Repair of fiberglass fairing parts
I did a search of all threads and didn't find an answer to my question.
Does anyone have any experience repairing fiberglass fairing parts? The previous owner of my K75S had a very low speed low-side that put a bit of rash on the right upper fairing and a couple of cracks that go all the way through the side of the belly pan.
I spoke with a friend who owns an autobody shop and he described a laborious and messy process of cutting out the bad parts and filling in the voids with many many alternating layers of glass and epoxy. He said I'd be itching for days if I attempted a home repair of fiberglass.
Has anyone discovered or invented a shortcut? I would think that it would be easier to put some sort of patch on the back to hold the severed pieces together, and then use some sort of filler to fill in and conceal the cracks.
I'll take some photos of the damage I'm trying to repair and upload them a bit later, as I'm sure that would further clarify the scope of my project.
Repairing of fiberglass fairing parts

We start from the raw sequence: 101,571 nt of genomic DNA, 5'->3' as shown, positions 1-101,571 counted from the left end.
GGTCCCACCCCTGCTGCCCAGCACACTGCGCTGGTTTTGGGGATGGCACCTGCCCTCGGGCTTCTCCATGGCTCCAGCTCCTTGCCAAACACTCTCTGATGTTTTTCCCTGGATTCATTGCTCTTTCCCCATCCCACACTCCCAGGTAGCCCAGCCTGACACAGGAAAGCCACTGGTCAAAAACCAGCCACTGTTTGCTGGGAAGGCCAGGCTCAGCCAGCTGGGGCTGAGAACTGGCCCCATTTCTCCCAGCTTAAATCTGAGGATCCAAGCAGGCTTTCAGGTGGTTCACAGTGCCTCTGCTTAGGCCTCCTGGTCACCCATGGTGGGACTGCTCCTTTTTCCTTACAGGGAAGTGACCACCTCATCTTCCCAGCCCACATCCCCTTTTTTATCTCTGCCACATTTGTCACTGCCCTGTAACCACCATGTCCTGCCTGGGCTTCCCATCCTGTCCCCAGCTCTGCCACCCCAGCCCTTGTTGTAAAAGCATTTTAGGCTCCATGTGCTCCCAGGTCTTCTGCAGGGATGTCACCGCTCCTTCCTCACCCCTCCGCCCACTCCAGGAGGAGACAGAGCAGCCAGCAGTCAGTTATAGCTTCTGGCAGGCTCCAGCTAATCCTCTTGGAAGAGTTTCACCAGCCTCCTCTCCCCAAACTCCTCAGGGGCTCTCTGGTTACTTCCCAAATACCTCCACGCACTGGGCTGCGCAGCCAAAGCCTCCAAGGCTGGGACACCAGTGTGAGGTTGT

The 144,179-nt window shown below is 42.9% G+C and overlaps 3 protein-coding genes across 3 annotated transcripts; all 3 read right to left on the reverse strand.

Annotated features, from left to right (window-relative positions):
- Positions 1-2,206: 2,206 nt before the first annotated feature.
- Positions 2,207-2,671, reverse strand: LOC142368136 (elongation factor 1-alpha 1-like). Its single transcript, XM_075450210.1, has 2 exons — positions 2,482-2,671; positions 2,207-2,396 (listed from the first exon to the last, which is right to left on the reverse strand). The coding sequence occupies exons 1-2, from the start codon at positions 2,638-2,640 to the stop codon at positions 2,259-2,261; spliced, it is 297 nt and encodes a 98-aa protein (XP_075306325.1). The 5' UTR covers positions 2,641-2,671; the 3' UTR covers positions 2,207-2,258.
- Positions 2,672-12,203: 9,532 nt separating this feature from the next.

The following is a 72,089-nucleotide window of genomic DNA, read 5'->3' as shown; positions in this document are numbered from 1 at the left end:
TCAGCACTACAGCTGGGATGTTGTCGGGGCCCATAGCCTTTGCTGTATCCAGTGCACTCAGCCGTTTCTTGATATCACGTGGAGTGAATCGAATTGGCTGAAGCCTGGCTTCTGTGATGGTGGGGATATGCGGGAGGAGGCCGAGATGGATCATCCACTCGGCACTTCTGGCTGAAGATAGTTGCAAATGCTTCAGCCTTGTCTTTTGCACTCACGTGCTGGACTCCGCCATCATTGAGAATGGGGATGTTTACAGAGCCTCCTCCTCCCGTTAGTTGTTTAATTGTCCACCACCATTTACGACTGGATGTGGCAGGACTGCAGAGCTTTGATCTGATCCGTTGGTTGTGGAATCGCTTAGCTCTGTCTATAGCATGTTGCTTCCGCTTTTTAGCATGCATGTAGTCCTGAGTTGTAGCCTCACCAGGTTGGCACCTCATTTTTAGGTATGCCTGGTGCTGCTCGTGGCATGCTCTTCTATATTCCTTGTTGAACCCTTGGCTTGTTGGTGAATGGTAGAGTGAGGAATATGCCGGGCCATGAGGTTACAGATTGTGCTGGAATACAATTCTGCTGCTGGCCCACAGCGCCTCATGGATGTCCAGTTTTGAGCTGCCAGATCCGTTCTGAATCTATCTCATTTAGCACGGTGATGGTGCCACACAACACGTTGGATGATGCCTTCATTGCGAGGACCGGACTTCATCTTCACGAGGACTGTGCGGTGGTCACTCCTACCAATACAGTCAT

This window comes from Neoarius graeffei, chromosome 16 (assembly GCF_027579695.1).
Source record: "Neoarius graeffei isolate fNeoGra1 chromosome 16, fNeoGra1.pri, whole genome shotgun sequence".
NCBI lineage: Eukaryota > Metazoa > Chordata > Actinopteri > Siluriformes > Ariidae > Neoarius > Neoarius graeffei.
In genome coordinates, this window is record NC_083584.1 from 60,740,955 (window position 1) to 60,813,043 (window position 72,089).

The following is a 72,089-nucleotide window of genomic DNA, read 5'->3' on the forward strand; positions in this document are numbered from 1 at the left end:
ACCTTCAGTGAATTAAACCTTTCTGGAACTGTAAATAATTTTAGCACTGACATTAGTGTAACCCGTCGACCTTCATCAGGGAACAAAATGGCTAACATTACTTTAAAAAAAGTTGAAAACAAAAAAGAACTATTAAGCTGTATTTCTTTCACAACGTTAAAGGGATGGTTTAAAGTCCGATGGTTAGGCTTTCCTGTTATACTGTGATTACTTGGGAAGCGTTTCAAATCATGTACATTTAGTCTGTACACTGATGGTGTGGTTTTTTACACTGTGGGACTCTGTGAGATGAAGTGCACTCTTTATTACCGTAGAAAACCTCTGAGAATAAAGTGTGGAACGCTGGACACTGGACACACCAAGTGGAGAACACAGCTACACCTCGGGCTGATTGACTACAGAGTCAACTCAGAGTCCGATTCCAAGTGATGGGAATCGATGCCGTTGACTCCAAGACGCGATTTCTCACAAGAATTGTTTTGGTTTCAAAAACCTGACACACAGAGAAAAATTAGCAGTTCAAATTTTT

If you are going to be grinding/sanding fiberglass, make damn sure you wear a good respirator. A dust mask is not adequate. Fiberglass particles will stick into the lining of the lungs, if breathed in, and NEVER go away. When I worked on yachts, I had a doctor tell me that if a person worked with fiberglass and smoked anything, they needn't bother saving for retirement 'cause they wouldn't make it.
Bump for a great thread on fiberglass repair...
Just ran across this old fiberglass thread while searching "K75 fiberglass" to ascertain or make certain that my "plastic" body parts are actually fiberglass---before I begin my painting preparation.
[B]I also have some cracked/chipped fairing and belly pan pieces that need some looking after, too. The chips are small, 1/4" or so and I'm hoping to get by well enough by cleaning and filling them with epoxy putty and sanding them before the primer and base coats go on.[/B]
The belly pan has an area of slight cracking about 3" around so there again I may try the putty on the back as well as the front sides and then sand smooth. Doesn't seem bad enough that it would require cloth and resin and then putty---I hope these assumptions are correct.
If anyone experience begs to differ, I'm all ears, but I think the damage I speak of is very minor and doesn't need the full monty, sotospeak. I do like Budding Geezer's approach and suspect that's the ticket in my particular case.